When the Packers Go Marching In (To February)

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When the Packers Go Marching In (To February)
Christian Petersen/Getty Images

One of the most peculiar things about having children is dealing with their short memories.

For example, recently my wife and I were reminiscing with our son about a friend of his that he had when he was between three and four years old.

My son and this child were inseparable at daycare, enjoyed several play dates together on the weekends, and for months, not a day went by when we didn’t hear our son tell a story about this other child.

He now claims to have absolutely no recollection of this kid. It’s like the preschool version of an adult breakup where someone pretends to have forgotten someone who stole money or who posted naked pictures of their trysts on Facebook.

Except in my son’s case, when he claims to have forgotten, he really has forgotten.

Football analysts tend to have short memories as well. Just a week after declaring the Minnesota Vikings’ 2009 season done after the purple had lost three out of four, many of those same analysts are now touting them as the best team in the NFC simply because they beat up on a completely disinterested Giants team at home to end the season.

It’s like the eighties teen sex romp The Last American Virgin : The movie was full of rottenness, but the ending was so interesting, that some people remember the entire movie fondly.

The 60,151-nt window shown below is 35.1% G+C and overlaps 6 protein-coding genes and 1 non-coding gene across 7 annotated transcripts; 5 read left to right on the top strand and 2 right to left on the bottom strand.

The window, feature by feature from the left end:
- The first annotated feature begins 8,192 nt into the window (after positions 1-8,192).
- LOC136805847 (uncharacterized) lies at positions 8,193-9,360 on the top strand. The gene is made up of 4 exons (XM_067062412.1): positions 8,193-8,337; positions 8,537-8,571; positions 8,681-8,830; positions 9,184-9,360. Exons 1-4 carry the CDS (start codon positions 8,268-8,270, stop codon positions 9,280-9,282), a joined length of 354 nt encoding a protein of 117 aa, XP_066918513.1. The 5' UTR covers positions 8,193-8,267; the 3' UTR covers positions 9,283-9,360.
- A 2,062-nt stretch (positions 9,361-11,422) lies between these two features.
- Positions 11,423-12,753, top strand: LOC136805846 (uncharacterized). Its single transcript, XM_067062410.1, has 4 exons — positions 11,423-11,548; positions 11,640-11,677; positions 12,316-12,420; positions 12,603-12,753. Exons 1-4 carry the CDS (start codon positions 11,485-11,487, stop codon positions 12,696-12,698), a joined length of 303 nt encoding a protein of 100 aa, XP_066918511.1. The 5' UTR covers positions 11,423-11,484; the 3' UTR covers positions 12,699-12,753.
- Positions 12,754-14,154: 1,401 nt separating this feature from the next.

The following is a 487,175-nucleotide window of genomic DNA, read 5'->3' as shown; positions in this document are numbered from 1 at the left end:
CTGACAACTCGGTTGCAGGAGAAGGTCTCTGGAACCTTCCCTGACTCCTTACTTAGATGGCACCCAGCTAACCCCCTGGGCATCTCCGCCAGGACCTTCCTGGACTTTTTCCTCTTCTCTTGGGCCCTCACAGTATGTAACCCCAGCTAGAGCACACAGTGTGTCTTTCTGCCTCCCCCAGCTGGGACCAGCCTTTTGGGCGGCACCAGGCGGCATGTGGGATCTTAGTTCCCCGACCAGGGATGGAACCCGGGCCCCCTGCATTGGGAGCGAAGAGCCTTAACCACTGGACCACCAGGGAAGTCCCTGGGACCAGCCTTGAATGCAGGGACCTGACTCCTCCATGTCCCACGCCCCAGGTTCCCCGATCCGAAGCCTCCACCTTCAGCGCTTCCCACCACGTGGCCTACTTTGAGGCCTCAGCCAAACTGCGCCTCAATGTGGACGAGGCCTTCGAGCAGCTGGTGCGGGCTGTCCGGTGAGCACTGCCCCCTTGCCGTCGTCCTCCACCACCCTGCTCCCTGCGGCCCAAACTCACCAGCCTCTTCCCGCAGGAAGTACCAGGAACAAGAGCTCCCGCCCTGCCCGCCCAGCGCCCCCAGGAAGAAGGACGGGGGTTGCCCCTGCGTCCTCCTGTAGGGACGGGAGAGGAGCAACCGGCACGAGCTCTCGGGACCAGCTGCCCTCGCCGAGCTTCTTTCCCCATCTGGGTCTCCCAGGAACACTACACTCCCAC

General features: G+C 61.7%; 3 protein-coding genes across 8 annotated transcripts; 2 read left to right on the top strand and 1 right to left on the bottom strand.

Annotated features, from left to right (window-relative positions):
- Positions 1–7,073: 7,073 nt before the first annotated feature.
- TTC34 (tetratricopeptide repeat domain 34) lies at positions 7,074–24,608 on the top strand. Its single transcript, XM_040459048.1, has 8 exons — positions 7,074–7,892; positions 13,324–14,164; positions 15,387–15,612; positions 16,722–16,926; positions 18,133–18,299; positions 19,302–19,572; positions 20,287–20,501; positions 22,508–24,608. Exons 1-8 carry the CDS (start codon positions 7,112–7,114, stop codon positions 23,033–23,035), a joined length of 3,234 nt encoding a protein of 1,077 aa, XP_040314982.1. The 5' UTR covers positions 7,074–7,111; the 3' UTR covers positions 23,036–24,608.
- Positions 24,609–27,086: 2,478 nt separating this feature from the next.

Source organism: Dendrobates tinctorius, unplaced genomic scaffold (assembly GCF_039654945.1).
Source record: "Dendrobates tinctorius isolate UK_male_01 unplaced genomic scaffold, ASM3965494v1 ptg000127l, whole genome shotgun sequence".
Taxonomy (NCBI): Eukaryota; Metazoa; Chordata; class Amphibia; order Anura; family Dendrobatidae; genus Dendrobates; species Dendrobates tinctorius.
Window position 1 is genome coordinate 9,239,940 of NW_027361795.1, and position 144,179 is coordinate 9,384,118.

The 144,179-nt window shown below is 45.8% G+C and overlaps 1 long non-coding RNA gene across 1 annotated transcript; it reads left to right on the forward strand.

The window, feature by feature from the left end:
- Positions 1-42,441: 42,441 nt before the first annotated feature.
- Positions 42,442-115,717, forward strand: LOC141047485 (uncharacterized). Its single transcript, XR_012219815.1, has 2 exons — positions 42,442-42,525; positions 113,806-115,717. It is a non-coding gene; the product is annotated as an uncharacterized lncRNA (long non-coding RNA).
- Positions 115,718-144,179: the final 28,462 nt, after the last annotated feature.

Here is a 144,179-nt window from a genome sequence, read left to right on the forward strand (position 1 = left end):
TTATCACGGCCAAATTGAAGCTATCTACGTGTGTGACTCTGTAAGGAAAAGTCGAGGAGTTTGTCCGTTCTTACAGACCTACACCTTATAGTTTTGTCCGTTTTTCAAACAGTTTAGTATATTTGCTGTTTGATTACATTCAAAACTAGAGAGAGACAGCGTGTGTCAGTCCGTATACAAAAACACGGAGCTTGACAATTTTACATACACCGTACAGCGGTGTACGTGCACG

I wouldn’t necessarily argue that at some point in the season the Vikings were the best team in the NFC. But not now.

As the NFL’s second (or third, if you insist on paying attention to those preseason yawnfests) season starts, the Green Bay Packers are the best team in the conference and will represent the NFC in Jimmy Buffett Stadium on Feb. 7.

Some may assume that I would use the Packers’ beatdown of the Cardinals in Week 17 as evidence as to why I feel they will at least win Sunday’s rematch. But I don’t.

In fact, I disagree with Mike McCarthy’s decision to play his starters for the majority of a meaningless game. McCarthy came out of the game not only unscathed but applauded for his tactics in gaining an undeniable psychological edge over Arizona heading into their playoff meeting.

But what if Charles Woodson would have suffered a more severe injury? What if Aaron Rodgers and not Wes Welker had torn his MCL and ACL while padding a 26-point lead in the third quarter? (And has McCarthy seen his backup quarterbacks lately? That’s a more forgettable group than the cast members from Saturday Night Live ’s 1985-1986 season.)

Should one of his best players gone down on Sunday, McCarthy would have been the least popular person in Green Bay since Brett Favre succumbed to the evil charms of Brad Childress.

But while I disagree with McCarthy, I understand why he did it.

He knows he has a very talented but young and undisciplined team. One look at the total penalties and penalty yards his team amassed this season tells him that his players’ abilities are sometimes overshadowed by their rawness.

McCarthy gambled that the risk of his young players losing their focus while sitting out a winnable game was greater than the risk of one of his stars suffering a serious injury. And of course even the most “professional” of teams (yes, that’s you, Indy) haven’t perfected the art of succeeding in the postseason after purposefully tanking in weeks 16 and 17.

No, I give the Packers the best odds to emerge from the NFC for this basic reason: All throughout the first half of the season, while the Packers were struggling to achieve a 4-4 record, Packers fans’ mantra was this: “If we could just figure out a way to protect our quarterback, we’d be so good.”

Well, they did and they are.